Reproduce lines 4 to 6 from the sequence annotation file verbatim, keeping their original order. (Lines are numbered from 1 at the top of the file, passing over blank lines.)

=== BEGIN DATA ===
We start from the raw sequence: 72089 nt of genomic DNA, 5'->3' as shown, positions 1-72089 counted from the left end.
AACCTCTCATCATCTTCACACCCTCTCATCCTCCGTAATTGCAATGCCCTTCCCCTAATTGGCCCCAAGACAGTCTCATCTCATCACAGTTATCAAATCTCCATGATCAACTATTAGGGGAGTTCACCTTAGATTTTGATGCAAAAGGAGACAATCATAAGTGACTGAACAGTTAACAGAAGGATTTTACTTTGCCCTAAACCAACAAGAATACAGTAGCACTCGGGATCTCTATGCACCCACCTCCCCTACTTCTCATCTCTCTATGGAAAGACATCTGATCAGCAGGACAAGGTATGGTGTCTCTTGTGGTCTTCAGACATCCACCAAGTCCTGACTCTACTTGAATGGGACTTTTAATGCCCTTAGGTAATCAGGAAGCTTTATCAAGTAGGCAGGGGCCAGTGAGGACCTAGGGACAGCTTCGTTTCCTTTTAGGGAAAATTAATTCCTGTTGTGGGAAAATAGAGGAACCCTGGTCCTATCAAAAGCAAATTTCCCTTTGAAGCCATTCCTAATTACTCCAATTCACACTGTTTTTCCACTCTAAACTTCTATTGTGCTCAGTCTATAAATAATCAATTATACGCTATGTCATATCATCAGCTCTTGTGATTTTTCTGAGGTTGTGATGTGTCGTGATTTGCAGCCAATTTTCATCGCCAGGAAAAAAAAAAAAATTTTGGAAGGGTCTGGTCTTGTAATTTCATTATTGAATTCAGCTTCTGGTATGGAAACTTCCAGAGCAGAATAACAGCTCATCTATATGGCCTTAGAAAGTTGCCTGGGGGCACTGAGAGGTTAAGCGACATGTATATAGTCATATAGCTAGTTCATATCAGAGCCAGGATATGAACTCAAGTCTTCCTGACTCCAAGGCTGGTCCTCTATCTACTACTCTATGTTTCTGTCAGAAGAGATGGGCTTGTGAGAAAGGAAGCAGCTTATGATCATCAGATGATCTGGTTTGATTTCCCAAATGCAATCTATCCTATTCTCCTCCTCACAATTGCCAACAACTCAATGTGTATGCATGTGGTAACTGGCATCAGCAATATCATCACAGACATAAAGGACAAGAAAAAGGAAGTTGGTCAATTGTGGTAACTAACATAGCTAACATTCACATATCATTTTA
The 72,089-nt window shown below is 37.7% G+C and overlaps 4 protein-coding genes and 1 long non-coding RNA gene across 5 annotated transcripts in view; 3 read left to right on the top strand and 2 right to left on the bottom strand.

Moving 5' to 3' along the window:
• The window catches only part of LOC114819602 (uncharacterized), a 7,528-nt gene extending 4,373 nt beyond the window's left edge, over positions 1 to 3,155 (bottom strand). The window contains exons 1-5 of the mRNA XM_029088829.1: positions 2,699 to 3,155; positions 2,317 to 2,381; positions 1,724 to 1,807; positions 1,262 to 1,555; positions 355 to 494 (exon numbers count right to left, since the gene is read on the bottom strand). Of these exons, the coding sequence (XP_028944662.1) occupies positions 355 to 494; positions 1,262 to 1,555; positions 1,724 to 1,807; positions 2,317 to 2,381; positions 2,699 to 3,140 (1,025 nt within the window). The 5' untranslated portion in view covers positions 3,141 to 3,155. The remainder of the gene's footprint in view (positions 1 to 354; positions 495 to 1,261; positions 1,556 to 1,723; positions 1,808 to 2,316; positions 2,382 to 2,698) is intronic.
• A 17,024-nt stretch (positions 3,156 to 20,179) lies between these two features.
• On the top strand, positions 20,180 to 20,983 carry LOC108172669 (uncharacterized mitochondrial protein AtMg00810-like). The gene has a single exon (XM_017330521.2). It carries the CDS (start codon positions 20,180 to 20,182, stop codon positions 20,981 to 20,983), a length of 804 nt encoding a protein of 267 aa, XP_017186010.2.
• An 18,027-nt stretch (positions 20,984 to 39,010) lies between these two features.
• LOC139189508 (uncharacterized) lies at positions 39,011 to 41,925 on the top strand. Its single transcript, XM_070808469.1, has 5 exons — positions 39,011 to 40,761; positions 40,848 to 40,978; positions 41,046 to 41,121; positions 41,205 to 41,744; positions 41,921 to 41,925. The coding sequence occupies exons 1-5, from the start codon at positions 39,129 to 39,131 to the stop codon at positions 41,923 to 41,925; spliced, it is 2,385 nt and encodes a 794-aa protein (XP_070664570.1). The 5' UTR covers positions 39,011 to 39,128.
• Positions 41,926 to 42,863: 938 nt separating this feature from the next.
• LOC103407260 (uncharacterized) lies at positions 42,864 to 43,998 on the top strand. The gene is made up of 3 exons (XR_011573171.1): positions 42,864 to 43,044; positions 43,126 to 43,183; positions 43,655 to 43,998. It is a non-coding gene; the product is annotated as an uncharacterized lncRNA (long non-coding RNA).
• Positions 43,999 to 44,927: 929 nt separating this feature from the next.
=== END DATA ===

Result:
Moving 5' to 3' along the window:
• The window catches only part of LOC114819602 (uncharacterized), a 7,528-nt gene extending 4,373 nt beyond the window's left edge, over positions 1 to 3,155 (bottom strand). The window contains exons 1-5 of the mRNA XM_029088829.1: positions 2,699 to 3,155; positions 2,317 to 2,381; positions 1,724 to 1,807; positions 1,262 to 1,555; positions 355 to 494 (exon numbers count right to left, since the gene is read on the bottom strand). Of these exons, the coding sequence (XP_028944662.1) occupies positions 355 to 494; positions 1,262 to 1,555; positions 1,724 to 1,807; positions 2,317 to 2,381; positions 2,699 to 3,140 (1,025 nt within the window). The 5' untranslated portion in view covers positions 3,141 to 3,155. The remainder of the gene's footprint in view (positions 1 to 354; positions 495 to 1,261; positions 1,556 to 1,723; positions 1,808 to 2,316; positions 2,382 to 2,698) is intronic.
• A 17,024-nt stretch (positions 3,156 to 20,179) lies between these two features.